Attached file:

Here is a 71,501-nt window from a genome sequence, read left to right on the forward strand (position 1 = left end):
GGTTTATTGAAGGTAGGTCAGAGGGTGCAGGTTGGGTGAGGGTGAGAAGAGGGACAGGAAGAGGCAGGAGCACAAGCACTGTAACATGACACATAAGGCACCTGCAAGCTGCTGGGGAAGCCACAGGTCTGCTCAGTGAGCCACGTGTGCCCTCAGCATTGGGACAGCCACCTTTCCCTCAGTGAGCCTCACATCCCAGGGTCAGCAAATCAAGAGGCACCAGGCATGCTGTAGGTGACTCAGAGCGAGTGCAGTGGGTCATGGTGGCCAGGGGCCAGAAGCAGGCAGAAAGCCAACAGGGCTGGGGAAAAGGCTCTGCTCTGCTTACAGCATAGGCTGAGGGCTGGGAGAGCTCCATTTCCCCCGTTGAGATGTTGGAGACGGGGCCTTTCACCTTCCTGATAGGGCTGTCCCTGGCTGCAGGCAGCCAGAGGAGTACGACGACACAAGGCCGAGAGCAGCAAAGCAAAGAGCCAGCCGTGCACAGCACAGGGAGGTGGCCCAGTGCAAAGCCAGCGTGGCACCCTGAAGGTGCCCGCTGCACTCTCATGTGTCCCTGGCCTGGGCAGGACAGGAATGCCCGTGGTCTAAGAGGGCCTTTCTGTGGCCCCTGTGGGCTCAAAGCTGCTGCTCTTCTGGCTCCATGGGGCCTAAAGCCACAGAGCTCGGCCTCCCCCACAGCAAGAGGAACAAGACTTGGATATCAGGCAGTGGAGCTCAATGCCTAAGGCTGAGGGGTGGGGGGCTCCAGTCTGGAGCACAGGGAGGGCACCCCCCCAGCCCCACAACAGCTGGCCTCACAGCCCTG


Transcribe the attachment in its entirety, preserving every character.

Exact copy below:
Here is a 71,501-nt window from a genome sequence, read left to right on the forward strand (position 1 = left end):
GGTTTATTGAAGGTAGGTCAGAGGGTGCAGGTTGGGTGAGGGTGAGAAGAGGGACAGGAAGAGGCAGGAGCACAAGCACTGTAACATGACACATAAGGCACCTGCAAGCTGCTGGGGAAGCCACAGGTCTGCTCAGTGAGCCACGTGTGCCCTCAGCATTGGGACAGCCACCTTTCCCTCAGTGAGCCTCACATCCCAGGGTCAGCAAATCAAGAGGCACCAGGCATGCTGTAGGTGACTCAGAGCGAGTGCAGTGGGTCATGGTGGCCAGGGGCCAGAAGCAGGCAGAAAGCCAACAGGGCTGGGGAAAAGGCTCTGCTCTGCTTACAGCATAGGCTGAGGGCTGGGAGAGCTCCATTTCCCCCGTTGAGATGTTGGAGACGGGGCCTTTCACCTTCCTGATAGGGCTGTCCCTGGCTGCAGGCAGCCAGAGGAGTACGACGACACAAGGCCGAGAGCAGCAAAGCAAAGAGCCAGCCGTGCACAGCACAGGGAGGTGGCCCAGTGCAAAGCCAGCGTGGCACCCTGAAGGTGCCCGCTGCACTCTCATGTGTCCCTGGCCTGGGCAGGACAGGAATGCCCGTGGTCTAAGAGGGCCTTTCTGTGGCCCCTGTGGGCTCAAAGCTGCTGCTCTTCTGGCTCCATGGGGCCTAAAGCCACAGAGCTCGGCCTCCCCCACAGCAAGAGGAACAAGACTTGGATATCAGGCAGTGGAGCTCAATGCCTAAGGCTGAGGGGTGGGGGGCTCCAGTCTGGAGCACAGGGAGGGCACCCCCCCAGCCCCACAACAGCTGGCCTCACAGCCCTG